From Social Commerce to Preschools, Lessons Behind Wondershool’s Pivot to Raise a $20M Series A
On Friday, our portfolio company Wonderschool announced its Series A fundraise… a $20M Series A led by Jeff Jordan at A16Z. It’s big news for a company tackling a huge problem for both families and teachers in an enormous space. But this post isn’t about why early childcare is broken in the US (it is) and how Wonderschool is looking to fix it by enabling educators to run in-home preschools and daycares. The media will cover that. I want to share some details the media won’t tell.
We’ve all heard the tale of the mystical pivot that saves a company. What we don’t hear enough is the pure willpower and series of tough choices founders make to survive through a tremendous pivot in order to thrive. You see, Wonderschool actually started out as Soldsie, a social commerce platform that allows customers to purchase via commenting. What enables a pivot from a social seller tools to marketplace for preschools to happen? Here’s a quick look at five things that (combined with Chris Bennett and Arrel Gray’s grit and vision as founders) led to this new, exciting chapter:
Facing reality. After scaling Soldsie’s revenue and team, Chris and Arrel found their growth curtailed by changes to Facebook’s algorithm. They had the courage to face head on that their venture-backed business no longer had venture-scale. They were intellectually honest about Soldsie’s prospects and evaluated where their time and capital were best spent.
Shifting to breakeven. Chris and Arrel scaled back Soldsie, taking the team of 45 down to seven, focusing on unit economics instead of growth. Getting the business to a sustainable state (i.e. profitable!) enabled them to not burn the remaining cash from their seed round while they explored long term options for Soldsie.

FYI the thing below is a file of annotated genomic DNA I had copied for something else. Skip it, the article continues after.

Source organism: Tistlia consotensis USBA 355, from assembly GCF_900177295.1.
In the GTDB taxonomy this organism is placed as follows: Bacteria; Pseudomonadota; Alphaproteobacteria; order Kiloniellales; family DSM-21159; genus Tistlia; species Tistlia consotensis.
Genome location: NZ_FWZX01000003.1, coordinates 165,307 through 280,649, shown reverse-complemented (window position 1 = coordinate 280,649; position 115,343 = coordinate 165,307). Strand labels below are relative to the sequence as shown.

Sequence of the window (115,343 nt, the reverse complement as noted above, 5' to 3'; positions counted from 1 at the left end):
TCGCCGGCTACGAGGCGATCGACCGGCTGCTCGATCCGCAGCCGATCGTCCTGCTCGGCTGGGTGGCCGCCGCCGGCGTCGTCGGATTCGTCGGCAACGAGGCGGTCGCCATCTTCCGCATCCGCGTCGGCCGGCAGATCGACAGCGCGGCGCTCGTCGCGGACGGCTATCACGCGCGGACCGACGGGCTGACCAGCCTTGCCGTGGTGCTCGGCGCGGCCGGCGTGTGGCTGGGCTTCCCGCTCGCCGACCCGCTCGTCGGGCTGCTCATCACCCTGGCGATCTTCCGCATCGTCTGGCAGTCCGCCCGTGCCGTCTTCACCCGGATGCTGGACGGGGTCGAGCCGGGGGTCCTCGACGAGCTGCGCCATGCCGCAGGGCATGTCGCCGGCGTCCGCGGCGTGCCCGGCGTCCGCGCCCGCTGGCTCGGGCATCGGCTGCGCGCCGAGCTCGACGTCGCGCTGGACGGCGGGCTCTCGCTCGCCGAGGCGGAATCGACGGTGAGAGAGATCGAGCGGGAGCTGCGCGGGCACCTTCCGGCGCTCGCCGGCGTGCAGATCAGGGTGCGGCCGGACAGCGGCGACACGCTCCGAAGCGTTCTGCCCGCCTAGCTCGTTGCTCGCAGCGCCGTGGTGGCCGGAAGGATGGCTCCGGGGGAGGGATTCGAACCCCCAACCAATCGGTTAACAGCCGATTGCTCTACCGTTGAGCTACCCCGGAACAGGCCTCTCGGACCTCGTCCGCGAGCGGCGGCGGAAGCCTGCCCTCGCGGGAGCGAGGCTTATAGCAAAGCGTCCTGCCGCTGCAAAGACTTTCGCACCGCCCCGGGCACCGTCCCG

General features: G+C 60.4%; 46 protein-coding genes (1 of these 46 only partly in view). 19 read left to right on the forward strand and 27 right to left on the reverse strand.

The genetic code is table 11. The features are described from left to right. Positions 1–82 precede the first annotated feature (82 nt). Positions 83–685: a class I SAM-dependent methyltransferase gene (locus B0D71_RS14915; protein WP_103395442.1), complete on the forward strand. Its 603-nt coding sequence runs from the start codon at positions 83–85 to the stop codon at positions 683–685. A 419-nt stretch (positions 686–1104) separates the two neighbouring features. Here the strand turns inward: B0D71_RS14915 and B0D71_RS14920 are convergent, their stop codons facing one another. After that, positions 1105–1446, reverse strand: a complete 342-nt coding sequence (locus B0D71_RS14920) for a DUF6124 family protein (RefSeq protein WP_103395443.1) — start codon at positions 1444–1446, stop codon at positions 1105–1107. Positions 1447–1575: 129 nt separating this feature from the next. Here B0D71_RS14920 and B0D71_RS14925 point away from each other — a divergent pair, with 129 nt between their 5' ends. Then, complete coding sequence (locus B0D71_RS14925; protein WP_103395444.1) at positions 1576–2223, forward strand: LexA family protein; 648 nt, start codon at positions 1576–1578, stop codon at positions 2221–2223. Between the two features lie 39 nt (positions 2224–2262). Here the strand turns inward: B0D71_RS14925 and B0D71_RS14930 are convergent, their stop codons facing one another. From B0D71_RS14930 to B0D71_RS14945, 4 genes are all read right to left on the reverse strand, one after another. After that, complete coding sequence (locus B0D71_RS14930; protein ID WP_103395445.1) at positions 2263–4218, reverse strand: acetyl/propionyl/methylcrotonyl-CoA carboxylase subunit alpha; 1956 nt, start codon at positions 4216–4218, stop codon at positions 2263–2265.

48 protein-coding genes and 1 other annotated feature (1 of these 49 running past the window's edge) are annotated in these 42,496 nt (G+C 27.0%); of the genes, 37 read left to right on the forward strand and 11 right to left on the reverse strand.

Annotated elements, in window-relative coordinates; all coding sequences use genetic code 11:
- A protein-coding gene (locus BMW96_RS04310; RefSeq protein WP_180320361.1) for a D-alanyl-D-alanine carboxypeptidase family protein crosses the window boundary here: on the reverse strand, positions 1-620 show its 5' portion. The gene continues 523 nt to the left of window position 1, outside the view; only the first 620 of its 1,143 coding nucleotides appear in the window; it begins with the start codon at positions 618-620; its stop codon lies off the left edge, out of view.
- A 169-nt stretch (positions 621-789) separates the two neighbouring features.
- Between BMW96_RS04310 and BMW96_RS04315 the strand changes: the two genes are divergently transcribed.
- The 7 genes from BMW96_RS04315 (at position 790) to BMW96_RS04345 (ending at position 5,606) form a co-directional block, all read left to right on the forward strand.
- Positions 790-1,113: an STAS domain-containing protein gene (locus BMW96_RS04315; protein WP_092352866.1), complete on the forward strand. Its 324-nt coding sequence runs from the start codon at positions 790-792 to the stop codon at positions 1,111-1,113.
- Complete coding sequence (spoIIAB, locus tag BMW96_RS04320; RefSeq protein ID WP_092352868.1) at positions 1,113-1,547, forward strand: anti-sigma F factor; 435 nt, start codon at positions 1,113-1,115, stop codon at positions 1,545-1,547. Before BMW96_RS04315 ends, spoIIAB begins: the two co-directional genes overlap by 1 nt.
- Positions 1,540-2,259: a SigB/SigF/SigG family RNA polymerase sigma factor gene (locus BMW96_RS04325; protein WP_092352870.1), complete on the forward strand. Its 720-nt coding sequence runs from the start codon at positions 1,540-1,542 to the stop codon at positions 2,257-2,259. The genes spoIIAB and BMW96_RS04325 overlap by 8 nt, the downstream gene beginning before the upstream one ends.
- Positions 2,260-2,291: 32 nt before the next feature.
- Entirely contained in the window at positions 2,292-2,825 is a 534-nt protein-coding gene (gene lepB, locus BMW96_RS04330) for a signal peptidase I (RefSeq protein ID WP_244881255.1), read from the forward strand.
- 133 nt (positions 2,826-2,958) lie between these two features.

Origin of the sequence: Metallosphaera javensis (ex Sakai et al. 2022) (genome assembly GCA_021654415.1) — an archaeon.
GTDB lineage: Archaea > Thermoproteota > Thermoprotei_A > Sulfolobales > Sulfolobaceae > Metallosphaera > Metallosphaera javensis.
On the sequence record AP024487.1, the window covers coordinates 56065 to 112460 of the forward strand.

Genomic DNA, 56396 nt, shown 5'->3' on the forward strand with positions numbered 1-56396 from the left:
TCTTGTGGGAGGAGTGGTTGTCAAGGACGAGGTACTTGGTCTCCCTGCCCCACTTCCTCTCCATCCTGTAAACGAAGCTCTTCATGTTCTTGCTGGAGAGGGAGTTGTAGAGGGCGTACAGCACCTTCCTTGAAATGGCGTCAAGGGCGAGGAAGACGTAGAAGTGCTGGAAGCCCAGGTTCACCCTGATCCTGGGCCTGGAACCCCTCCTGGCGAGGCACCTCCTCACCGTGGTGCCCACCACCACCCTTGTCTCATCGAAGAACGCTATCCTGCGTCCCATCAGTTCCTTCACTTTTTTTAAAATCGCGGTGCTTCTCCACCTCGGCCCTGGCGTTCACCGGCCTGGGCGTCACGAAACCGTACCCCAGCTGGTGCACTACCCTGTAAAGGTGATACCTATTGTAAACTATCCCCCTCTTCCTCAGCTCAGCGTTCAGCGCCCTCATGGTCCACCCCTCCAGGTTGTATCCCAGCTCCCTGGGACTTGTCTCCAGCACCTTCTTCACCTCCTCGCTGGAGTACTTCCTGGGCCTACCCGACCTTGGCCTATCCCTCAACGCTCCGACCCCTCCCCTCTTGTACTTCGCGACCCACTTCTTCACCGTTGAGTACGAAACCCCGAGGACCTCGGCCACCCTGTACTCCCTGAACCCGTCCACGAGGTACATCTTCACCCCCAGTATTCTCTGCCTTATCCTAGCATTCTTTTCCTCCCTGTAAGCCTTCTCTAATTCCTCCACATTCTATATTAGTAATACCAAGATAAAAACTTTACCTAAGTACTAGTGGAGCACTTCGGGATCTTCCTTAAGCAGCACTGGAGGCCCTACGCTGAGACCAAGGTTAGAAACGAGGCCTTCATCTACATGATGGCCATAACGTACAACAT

Getting buy-in to shift focus. Chris and Arrel were transparent with their investors about their desire to find a new business to focus their time and attention. Having Soldsie running concurrently and generating cash was a big part of the investor sell as it extended the team’s runway. They got buy-in from their early investors to spend time ideating and testing new ideas. They came up with dozens of ideas, dedicated time to testing several, and kept moving on until they found an idea that had both enormous potential and was something they were passionate about building for the long term.
Funding the new idea. Chris and Arrel waited until they had results to seek funding for the new idea, “One Preschool”. First, they recruited a teacher, launched, and ran an in-home school in Los Angeles. Only then did they go back to investors, working to get their insiders’ financial support for an entirely new business with a cap table that made sense for the new business going forward. Finally, they attracted new investors, a strong signal in outside interest for the new business.
Executing. Oh yeah. After all that, Chris and Arrel began growing the Wonderschool team and executing a brand new business for two years to the tune of 140 schools live today. And only then did they raise $20M.
Social media thrives on stories of startups “crushing it”, but startups are $@#!ing hard. It’s important to acknowledge that while grueling times and arduous decisions are not the stuff of headlines and tweets, they are the reality for most early stage founders (even ones making headlines). For those going through this part of the journey, whether it works out or not, you are by far not alone.
Finally, Wonderschool’s existence is testament to Chris and Arrel’s grit and vision as founders, as well as their ability to make really tough choices. I’m thrilled to support them in what lies ahead with Wondershool. And I’m extremely appreciative and thankful to both of them for letting me share just a little of their story.
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